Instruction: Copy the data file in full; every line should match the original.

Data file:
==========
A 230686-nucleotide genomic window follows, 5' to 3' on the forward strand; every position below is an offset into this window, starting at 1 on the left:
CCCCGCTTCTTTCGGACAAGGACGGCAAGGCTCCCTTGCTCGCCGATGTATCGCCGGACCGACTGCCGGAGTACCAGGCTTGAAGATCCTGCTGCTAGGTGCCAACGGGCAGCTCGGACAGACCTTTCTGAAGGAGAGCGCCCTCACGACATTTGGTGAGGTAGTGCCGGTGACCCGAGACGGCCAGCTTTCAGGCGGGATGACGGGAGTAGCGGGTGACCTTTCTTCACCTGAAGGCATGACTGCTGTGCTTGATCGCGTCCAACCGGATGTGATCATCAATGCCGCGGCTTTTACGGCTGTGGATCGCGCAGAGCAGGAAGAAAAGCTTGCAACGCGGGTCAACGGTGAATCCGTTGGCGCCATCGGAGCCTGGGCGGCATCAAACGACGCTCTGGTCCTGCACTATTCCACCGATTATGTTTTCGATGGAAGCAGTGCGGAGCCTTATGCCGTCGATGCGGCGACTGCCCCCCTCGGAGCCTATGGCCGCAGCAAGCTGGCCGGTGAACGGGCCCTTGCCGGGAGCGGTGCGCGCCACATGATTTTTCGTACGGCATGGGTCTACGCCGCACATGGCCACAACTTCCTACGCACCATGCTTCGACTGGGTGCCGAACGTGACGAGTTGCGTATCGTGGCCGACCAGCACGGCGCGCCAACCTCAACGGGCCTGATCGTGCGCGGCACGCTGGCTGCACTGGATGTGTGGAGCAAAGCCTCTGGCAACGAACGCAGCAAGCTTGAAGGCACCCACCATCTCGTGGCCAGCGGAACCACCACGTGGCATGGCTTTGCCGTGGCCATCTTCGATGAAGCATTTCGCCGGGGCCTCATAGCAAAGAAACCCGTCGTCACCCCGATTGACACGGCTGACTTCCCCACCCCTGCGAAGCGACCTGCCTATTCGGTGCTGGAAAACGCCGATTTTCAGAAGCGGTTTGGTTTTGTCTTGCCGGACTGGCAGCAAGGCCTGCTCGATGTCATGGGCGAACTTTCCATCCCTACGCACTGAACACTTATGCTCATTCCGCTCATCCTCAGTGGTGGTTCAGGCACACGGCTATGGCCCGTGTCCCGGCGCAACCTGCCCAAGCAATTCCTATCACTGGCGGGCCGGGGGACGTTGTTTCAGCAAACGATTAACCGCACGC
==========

A 230686-nucleotide genomic window follows, 5' to 3' on the forward strand; every position below is an offset into this window, starting at 1 on the left:
CCCCGCTTCTTTCGGACAAGGACGGCAAGGCTCCCTTGCTCGCCGATGTATCGCCGGACCGACTGCCGGAGTACCAGGCTTGAAGATCCTGCTGCTAGGTGCCAACGGGCAGCTCGGACAGACCTTTCTGAAGGAGAGCGCCCTCACGACATTTGGTGAGGTAGTGCCGGTGACCCGAGACGGCCAGCTTTCAGGCGGGATGACGGGAGTAGCGGGTGACCTTTCTTCACCTGAAGGCATGACTGCTGTGCTTGATCGCGTCCAACCGGATGTGATCATCAATGCCGCGGCTTTTACGGCTGTGGATCGCGCAGAGCAGGAAGAAAAGCTTGCAACGCGGGTCAACGGTGAATCCGTTGGCGCCATCGGAGCCTGGGCGGCATCAAACGACGCTCTGGTCCTGCACTATTCCACCGATTATGTTTTCGATGGAAGCAGTGCGGAGCCTTATGCCGTCGATGCGGCGACTGCCCCCCTCGGAGCCTATGGCCGCAGCAAGCTGGCCGGTGAACGGGCCCTTGCCGGGAGCGGTGCGCGCCACATGATTTTTCGTACGGCATGGGTCTACGCCGCACATGGCCACAACTTCCTACGCACCATGCTTCGACTGGGTGCCGAACGTGACGAGTTGCGTATCGTGGCCGACCAGCACGGCGCGCCAACCTCAACGGGCCTGATCGTGCGCGGCACGCTGGCTGCACTGGATGTGTGGAGCAAAGCCTCTGGCAACGAACGCAGCAAGCTTGAAGGCACCCACCATCTCGTGGCCAGCGGAACCACCACGTGGCATGGCTTTGCCGTGGCCATCTTCGATGAAGCATTTCGCCGGGGCCTCATAGCAAAGAAACCCGTCGTCACCCCGATTGACACGGCTGACTTCCCCACCCCTGCGAAGCGACCTGCCTATTCGGTGCTGGAAAACGCCGATTTTCAGAAGCGGTTTGGTTTTGTCTTGCCGGACTGGCAGCAAGGCCTGCTCGATGTCATGGGCGAACTTTCCATCCCTACGCACTGAACACTTATGCTCATTCCGCTCATCCTCAGTGGTGGTTCAGGCACACGGCTATGGCCCGTGTCCCGGCGCAACCTGCCCAAGCAATTCCTATCACTGGCGGGCCGGGGGACGTTGTTTCAGCAAACGATTAACCGCACGC